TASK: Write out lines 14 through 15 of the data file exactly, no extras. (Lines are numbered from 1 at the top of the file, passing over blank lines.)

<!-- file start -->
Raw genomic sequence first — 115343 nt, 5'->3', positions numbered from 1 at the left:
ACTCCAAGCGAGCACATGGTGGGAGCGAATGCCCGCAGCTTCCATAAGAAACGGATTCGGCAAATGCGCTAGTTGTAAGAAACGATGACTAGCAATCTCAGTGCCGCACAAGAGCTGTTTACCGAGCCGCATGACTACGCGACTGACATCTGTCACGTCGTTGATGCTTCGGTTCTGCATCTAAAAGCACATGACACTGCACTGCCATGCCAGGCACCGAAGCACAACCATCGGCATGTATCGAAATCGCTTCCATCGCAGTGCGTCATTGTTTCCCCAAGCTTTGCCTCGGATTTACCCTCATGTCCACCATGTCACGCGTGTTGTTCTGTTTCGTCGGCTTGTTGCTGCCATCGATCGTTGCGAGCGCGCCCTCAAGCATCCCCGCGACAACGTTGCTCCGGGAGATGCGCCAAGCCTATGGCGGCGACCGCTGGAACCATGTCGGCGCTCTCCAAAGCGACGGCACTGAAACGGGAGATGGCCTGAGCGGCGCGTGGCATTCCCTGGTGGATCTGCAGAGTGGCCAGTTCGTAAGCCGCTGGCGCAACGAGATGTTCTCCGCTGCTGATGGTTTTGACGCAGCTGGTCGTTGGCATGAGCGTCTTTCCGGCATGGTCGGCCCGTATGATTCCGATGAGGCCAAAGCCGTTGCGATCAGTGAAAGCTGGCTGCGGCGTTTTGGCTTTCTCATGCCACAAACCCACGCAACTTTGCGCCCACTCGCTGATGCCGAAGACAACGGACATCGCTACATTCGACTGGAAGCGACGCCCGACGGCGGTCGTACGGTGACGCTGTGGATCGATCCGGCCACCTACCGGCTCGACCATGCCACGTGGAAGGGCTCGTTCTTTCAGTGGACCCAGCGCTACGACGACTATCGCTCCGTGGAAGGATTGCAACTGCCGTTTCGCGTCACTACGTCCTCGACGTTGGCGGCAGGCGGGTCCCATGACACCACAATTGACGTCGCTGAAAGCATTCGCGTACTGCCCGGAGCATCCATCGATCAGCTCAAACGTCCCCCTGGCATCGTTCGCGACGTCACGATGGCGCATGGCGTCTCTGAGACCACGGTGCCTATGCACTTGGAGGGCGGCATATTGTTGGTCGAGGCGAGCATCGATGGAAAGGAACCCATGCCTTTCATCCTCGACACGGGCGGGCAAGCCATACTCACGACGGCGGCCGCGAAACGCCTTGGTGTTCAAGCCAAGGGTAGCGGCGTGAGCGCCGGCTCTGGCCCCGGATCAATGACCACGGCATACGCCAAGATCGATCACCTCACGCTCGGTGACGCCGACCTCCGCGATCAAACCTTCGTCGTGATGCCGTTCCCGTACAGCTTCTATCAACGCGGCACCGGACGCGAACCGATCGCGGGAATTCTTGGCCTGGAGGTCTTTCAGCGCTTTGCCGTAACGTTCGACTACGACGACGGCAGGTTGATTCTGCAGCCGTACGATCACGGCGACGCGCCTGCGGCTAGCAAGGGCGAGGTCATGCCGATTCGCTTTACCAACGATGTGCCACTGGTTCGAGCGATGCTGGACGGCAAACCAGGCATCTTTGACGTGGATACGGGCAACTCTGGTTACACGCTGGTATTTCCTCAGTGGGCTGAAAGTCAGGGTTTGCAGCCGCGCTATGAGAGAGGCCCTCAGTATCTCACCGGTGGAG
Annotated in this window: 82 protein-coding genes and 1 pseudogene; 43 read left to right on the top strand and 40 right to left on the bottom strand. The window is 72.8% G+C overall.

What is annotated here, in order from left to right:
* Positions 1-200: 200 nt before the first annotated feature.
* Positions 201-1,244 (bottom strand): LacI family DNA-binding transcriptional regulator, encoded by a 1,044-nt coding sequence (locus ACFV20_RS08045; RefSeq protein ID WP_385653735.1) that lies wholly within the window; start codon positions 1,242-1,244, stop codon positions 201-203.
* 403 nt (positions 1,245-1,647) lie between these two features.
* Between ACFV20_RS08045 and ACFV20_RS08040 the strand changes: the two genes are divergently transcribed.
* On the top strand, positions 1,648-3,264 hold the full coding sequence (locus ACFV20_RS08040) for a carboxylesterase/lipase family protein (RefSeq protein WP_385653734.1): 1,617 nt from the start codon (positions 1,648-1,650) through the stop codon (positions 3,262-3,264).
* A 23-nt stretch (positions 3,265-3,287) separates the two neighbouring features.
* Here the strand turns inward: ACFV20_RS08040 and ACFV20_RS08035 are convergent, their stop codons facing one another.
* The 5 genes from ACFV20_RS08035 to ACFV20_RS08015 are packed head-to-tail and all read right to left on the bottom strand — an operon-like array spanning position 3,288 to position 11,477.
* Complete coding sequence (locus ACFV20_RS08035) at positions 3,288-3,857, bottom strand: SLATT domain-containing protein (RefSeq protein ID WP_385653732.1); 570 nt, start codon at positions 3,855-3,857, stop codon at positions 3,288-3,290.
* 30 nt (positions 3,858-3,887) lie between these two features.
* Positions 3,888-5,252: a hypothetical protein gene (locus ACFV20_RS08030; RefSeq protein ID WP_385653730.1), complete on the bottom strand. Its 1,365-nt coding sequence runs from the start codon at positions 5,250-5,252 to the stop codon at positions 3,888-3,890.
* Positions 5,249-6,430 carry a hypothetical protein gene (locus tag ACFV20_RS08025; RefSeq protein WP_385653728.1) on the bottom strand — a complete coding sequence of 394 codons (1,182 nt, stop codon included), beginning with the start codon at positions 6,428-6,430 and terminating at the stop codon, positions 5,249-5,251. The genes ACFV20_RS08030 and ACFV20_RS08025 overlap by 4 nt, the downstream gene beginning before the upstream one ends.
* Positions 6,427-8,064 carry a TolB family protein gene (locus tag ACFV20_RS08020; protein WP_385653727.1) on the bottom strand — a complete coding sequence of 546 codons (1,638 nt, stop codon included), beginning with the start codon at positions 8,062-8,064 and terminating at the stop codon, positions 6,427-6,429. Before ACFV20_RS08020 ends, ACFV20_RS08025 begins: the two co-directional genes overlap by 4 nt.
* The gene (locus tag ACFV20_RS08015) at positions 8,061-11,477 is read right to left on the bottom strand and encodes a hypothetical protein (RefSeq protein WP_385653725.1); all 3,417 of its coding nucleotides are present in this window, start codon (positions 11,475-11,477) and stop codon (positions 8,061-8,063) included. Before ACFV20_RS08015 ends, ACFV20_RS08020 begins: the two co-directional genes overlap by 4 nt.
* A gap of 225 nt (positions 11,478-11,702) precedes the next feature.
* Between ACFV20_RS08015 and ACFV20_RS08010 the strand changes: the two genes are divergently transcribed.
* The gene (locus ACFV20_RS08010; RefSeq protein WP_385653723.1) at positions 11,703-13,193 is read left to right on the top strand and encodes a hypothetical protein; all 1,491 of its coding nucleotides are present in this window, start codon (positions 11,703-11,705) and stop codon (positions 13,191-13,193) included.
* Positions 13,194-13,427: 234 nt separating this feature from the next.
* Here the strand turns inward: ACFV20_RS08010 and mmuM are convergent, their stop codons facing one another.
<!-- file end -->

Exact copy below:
* 30 nt (positions 3,858-3,887) lie between these two features.
* Positions 3,888-5,252: a hypothetical protein gene (locus ACFV20_RS08030; RefSeq protein ID WP_385653730.1), complete on the bottom strand. Its 1,365-nt coding sequence runs from the start codon at positions 5,250-5,252 to the stop codon at positions 3,888-3,890.